Wordsworth wrote an endless poem in blank verse on” the growth of a poet’s mind.”  I shall attempt a more modest feat for a more distracted age: a blog, “Things which a Lifetime of Trying to Be a Poet has Taught Me.”

 Jesus loved to answer questions with a question.  All of his together raise one more for us.


By every dead and risen corn of grain,

By every word of prophecy declared,

By every lamb on every altar slain,

By every scapegoat led away and spared,

He came to people who had been prepared.


By all the suffering multitudes he healed,

By all the simple parables he taught,

By lost sheep and the lilies of the field,

By his friendship with Iscariot,

He came to them–and they received him not.


By all the prophets and apostles said,

By every thought that ever has been true,

By every drop of blood the martyrs shed,

By every spring when life begins anew,

He comes to us–and now, what will we do?

Remember: for more poetry like this, go to and order Stars Through the Clouds! Also look for Inklings of Reality and Reflections from Plato’s Cave, Williams’ newest books from Lantern Hollow Press: Evangelical essays in pursuit of Truth, Goodness, and Beauty.  And look for Williams’ very latest book, Deeper Magic: The Theology behind the Writings of C. S. Lewis, from Square Halo Books!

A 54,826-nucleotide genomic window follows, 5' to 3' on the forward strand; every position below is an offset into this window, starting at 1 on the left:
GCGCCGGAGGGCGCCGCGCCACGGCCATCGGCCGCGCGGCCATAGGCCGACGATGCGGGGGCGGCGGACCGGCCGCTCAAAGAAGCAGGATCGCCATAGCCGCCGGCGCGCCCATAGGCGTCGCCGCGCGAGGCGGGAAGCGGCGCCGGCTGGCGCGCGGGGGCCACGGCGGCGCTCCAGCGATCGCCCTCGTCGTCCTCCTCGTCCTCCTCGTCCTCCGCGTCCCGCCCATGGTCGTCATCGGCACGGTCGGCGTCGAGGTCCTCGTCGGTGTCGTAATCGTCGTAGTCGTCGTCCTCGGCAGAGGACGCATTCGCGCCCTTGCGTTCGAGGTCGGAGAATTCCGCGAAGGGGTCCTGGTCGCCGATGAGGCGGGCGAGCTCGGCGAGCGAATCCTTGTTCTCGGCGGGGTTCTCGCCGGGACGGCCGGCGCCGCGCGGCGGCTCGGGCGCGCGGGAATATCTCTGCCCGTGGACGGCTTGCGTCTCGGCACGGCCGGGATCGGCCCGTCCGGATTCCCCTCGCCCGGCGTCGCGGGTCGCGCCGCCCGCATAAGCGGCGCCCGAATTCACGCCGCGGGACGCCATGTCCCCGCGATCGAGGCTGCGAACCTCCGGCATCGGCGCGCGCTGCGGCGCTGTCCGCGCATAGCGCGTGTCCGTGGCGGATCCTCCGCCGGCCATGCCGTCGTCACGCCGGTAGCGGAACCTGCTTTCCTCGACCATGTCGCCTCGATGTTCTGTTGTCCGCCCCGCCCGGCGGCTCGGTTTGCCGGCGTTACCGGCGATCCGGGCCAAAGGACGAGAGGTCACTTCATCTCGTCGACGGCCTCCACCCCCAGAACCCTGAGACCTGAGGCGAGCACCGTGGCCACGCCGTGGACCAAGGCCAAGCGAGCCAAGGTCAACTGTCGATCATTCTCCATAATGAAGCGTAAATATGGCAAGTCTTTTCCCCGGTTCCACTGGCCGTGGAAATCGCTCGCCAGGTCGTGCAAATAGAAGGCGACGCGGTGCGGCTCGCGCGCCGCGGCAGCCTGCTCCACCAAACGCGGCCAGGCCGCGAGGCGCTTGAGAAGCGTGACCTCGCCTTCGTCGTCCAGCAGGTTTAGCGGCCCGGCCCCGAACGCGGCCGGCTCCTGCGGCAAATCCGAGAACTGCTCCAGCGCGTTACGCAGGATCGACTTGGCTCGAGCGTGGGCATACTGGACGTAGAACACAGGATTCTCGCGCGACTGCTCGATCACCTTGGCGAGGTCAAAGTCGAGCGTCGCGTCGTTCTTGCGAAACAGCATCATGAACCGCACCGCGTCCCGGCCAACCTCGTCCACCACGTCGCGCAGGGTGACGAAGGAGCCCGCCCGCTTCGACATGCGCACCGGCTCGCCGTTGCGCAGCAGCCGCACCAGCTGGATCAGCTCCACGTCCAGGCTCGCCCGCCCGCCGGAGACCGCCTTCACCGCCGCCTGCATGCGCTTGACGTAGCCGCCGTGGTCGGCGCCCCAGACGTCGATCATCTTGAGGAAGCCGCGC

Donald T. Williams, PhD


Review: Vaus

Note: This review was originally published in

SEVEN: An Anglo-American Review 29 (2013): 112-13.

Will Vaus, Speaking of Jack: A C. S. Lewis Discussion Guide. (Hamden, CT: Winged Lion Press, 2011), $14.95 (278 pp., paperback).

Speaking of Jack is that rare phenomenon, a book about C. S. Lewis that is actually useful.  Avid readers of Lewis are familiar with what they find all too often: dull rehashing, in the inferior paraphrase of the author, of things Lewis said better and which would more profitably have been read in Lewis himself; endless recycling of the facts one already knows.  But this book is different.  Its intended audience, people leading discussion groups or teaching classes on Lewis, will find it quite handy, and general students of Lewis will find that it packages some of the information available elsewhere in useful ways.